quality programs. The rest face a slew of problems. They are taught
by poorly-qualified, poorly-motivated and (no surprise) poorly-compensated
faculty, struggling with inadequate facilities and outmoded curricula.
The secondary education system has often failed to prepare these
students adequately for advanced study and, once on campus,
political activism, violence, cheating, corruption and discrimination
can undermine their progress.
Yet these are the young people who we will rely on
to grapple with the huge task of building a better future for the
developing world. These are the young people who will provide the
capacity to run more effective governments, develop
the businesses of the future, and build the health and education
systems that make such a difference to the quality of life. Universities
and colleges in the rich world may also be in crisis but
there the crisis is not so bad, the resources are many times more
plentiful, and the need for higher educations chief product
knowledgeable and resourceful people not nearly so
Even more disconcerting for the Task Force was the
realization that, without bold action, the performance of the Souths
higher education systems seems certain to worsen. Three factors
are at work here. First, the uncontrollable demand for higher education.
Second, the growing importance of knowledge in the modern world.
And third, the inexorable and often cruel logic of globalization.
First, we should salute, but recognize the problems
caused by, the incredible and growing thirst for education that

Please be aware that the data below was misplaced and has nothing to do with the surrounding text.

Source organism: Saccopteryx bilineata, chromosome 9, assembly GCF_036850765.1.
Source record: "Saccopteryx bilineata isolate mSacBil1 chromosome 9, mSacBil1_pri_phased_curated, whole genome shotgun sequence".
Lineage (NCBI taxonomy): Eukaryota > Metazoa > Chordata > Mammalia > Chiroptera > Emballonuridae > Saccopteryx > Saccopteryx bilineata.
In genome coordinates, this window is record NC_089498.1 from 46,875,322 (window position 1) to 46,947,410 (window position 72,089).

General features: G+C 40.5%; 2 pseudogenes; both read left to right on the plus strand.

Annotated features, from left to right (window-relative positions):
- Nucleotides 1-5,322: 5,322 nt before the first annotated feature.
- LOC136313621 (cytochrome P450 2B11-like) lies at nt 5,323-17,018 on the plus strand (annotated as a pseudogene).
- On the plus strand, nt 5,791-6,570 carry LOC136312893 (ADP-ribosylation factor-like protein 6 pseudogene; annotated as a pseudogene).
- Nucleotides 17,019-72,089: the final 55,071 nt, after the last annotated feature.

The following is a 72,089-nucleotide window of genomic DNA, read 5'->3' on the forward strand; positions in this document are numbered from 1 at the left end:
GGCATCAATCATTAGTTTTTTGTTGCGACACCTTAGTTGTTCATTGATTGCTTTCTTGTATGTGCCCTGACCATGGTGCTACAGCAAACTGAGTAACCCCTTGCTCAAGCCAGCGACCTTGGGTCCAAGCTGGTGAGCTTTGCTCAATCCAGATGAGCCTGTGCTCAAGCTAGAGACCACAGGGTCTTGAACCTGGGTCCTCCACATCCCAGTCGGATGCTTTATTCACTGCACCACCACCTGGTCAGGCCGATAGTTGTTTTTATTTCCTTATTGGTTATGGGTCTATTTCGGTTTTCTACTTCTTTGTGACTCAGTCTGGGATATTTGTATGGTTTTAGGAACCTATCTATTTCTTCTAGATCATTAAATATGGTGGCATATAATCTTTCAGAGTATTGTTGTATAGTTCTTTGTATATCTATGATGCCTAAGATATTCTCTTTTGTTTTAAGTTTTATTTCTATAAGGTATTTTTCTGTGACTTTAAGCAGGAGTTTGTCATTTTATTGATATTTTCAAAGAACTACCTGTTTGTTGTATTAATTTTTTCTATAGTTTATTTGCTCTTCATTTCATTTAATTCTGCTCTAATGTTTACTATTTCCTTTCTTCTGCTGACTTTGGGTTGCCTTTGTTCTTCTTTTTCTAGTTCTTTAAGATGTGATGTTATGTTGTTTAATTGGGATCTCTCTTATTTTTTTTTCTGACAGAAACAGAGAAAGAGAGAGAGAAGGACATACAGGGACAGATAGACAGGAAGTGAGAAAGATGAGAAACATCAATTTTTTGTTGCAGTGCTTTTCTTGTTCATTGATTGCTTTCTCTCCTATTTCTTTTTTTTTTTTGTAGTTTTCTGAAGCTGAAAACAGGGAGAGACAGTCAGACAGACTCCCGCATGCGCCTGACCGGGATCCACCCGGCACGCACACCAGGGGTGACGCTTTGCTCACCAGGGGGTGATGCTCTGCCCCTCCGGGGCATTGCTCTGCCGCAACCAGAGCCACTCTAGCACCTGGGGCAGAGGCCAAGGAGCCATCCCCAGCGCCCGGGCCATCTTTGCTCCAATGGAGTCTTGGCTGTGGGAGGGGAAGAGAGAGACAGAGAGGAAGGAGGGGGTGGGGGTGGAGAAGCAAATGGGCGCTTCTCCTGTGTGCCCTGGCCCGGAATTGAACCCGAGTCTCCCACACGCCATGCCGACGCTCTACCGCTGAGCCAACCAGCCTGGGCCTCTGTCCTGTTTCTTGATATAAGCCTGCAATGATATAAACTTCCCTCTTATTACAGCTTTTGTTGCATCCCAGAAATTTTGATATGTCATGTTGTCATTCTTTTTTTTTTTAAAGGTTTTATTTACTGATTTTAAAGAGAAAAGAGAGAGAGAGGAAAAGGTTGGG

we see all around the world. We have educated more and more young
people to primary and secondary level but, like Oliver Twist,
they want more! They realize something that even the richest governments
are only beginning to wake up to: in todays world, higher
education is basic education. Education that is needed by
the masses and can no longer be confined to a tiny elite.
Added to this thirst for knowledge and skill are some
demographic realities. Most developing countries have large baby
boom generations. And as babies will, these boomers are growing
up. So there are more and more young adults. And more of these young
adults feel the need for advanced education. It is worth noting,
of course, that this is a huge opportunity dressed up as problem
not the other way round. The baby boomers will keep aging
and, as the West struggles to cope with aged and decrepit populations,
the developing world will have access to a demographic dividend
as a rising proportion of workers supports a falling proportion
of dependents. This dividend will be collected, however, if
and only if the workers have the education to create, seize
and exploit new opportunities.
So developing countries cannot stand still and focus
their attention on improving the quality of their higher education
systems. They must first direct their efforts and resources to increasing
the quantity of education on offer. And they must do both it in
a planned way. At the moment, this planning is not there and its
leading to a burgeoning of new institutions many of them
private, most of them poorly focused, and some that do little more
than prey on the aspirations and assets of well-intentioned students
and their families.
Second, developing countries face the problem that,
across the world, everyone recognizes the growing importance of
knowledge that weightless asset that is fast supplanting
tangible resources as the foundation of wealth and power. Unfortunately,